Warts are benign skin growths that form anywhere on the body, including in the mouth and genital areas. Children, sexually active and immunosuppressed adults tend to get several lesions. They develop when a virus, the human papillomavirus, infects the top layers of the skin.

Most of the time they have no symptoms, they are occasionally itchy or painful (especially the bottom of the feet). It is important to treat these lesions because they are contagious, as they can spread from direct contact.

Q: Do warts need to be treated?

A: There is data to suggest that most warts will resolve on their own by 2-3 years. However, with their contagious nature, potential for symptoms and cause for social embarrassment, it is recommended to have these lesions treated by your provider. Rarely, mostly in immunosuppressed patients, warts can transform into skin cancers.

Q: What kinds of treatments are available for warts?

A: Common methods for treating warts including duct tape, over-the-counter salicylic acid products, liquid nitrogen, cantharidin (“beetlejuice”), electrosurgery (burning) and curettage (scraping) or excision. Other treatment options include prescription topical medications (aldara, retin-A, podophyllin, etc), laser therapy, chemical peels, immunotherapy and rarely oral retinoids.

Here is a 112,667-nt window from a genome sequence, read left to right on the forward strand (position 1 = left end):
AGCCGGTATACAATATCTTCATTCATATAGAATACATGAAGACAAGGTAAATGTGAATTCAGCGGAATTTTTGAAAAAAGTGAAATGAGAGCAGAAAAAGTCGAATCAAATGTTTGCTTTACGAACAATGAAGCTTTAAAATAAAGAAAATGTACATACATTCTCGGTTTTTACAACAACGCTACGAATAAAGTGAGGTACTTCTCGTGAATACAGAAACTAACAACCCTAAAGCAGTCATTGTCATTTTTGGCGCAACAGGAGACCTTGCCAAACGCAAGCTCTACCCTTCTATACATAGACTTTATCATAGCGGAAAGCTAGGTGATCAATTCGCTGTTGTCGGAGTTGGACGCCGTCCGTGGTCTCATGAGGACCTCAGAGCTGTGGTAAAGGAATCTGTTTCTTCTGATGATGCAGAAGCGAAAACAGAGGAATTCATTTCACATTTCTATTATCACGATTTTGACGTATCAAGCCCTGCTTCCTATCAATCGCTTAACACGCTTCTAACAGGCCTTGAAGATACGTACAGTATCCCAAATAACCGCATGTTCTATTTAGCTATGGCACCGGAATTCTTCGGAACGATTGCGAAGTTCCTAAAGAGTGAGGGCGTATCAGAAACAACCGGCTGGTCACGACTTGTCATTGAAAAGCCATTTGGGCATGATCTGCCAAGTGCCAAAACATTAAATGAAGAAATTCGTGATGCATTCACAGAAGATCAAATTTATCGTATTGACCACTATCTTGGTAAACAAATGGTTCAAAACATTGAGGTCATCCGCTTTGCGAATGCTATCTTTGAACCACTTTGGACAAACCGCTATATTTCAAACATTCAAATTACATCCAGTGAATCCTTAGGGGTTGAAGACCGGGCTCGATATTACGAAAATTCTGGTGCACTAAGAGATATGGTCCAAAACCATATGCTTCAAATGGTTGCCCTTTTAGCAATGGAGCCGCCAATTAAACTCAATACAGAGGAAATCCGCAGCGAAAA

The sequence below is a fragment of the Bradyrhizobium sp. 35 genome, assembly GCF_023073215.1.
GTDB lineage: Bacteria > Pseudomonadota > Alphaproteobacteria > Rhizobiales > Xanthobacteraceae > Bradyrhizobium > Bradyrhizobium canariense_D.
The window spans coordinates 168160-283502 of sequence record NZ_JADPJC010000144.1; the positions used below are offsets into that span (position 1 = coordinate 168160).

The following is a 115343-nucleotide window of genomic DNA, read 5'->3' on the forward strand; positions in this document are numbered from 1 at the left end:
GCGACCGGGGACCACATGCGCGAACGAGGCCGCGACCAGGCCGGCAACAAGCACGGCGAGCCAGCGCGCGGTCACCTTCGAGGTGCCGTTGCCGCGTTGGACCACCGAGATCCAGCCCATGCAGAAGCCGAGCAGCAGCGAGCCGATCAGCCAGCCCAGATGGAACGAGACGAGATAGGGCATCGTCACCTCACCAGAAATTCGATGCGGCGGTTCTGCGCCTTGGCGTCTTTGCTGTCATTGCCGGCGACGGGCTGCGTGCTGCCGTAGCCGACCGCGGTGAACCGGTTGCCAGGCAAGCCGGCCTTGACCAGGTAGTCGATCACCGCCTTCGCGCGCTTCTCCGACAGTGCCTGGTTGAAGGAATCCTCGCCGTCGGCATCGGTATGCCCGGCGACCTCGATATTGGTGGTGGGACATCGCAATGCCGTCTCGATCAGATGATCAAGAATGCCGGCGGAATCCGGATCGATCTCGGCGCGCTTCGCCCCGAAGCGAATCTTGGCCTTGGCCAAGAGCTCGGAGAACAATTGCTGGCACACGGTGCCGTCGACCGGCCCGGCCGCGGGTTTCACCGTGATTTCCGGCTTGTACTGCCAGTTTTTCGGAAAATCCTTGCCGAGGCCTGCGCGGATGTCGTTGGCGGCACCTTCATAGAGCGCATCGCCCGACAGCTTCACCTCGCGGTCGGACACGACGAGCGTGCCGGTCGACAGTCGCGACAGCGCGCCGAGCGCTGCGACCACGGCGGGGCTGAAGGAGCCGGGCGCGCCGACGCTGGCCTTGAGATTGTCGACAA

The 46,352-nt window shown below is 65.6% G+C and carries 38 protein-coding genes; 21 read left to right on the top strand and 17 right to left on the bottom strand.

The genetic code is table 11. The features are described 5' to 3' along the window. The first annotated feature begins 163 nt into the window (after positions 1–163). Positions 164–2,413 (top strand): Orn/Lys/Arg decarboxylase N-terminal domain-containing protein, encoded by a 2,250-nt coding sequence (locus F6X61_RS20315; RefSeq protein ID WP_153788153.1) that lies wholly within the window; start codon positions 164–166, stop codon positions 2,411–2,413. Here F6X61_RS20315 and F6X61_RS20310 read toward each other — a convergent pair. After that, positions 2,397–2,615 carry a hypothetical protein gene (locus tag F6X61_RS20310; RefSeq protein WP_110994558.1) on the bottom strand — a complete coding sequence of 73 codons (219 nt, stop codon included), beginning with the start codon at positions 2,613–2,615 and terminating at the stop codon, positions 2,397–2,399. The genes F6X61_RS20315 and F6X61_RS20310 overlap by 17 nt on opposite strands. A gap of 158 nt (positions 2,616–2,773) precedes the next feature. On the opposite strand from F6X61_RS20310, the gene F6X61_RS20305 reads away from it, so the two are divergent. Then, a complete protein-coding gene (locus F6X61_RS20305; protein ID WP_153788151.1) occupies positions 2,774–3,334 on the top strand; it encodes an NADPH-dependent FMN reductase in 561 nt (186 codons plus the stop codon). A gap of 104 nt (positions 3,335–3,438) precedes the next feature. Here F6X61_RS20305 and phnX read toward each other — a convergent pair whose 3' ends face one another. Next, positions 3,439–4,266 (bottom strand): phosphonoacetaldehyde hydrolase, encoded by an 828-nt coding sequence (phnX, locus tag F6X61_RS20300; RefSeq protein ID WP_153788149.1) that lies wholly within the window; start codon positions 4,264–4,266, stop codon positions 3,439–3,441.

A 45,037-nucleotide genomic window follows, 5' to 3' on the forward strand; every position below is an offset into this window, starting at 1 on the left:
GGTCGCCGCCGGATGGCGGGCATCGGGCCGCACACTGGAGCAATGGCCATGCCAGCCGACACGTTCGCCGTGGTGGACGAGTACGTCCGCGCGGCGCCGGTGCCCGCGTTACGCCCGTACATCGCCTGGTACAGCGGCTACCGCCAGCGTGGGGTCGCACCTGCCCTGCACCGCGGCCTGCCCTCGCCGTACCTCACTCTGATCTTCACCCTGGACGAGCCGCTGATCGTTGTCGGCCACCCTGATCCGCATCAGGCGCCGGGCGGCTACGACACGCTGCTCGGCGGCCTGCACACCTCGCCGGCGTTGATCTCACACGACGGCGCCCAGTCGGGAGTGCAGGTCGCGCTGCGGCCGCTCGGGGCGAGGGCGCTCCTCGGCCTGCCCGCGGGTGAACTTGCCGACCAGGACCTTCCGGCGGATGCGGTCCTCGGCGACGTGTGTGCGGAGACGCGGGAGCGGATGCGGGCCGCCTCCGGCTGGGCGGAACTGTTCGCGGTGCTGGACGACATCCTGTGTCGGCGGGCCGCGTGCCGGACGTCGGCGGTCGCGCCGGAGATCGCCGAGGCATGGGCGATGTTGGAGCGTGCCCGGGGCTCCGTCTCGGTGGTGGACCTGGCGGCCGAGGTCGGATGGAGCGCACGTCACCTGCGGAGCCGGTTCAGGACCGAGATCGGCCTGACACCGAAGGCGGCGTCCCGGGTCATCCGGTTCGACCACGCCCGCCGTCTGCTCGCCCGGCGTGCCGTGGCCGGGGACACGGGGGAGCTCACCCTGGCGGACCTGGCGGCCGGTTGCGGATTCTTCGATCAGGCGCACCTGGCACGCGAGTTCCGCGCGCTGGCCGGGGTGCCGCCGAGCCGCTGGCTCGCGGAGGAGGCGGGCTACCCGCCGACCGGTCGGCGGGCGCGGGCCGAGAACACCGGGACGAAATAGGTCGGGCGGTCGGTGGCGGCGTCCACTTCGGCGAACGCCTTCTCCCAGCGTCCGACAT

Q: Can warts be cured?

A: Yes and no. With treatments as described above, one can get rid of the clinically obvious warts. However, they can recur or develop new ones at any time in the future. Continued follow-up with your Advanced dermatology provider for treatment and detection of future lesions is essential.

If you suffer from atopic dermatitis (eczema), basal cell nevus syndrome (gorlin syndrome), common warts or acne scarring, you may be eligible to join Ameriderm Research studies. Click below to find out more:

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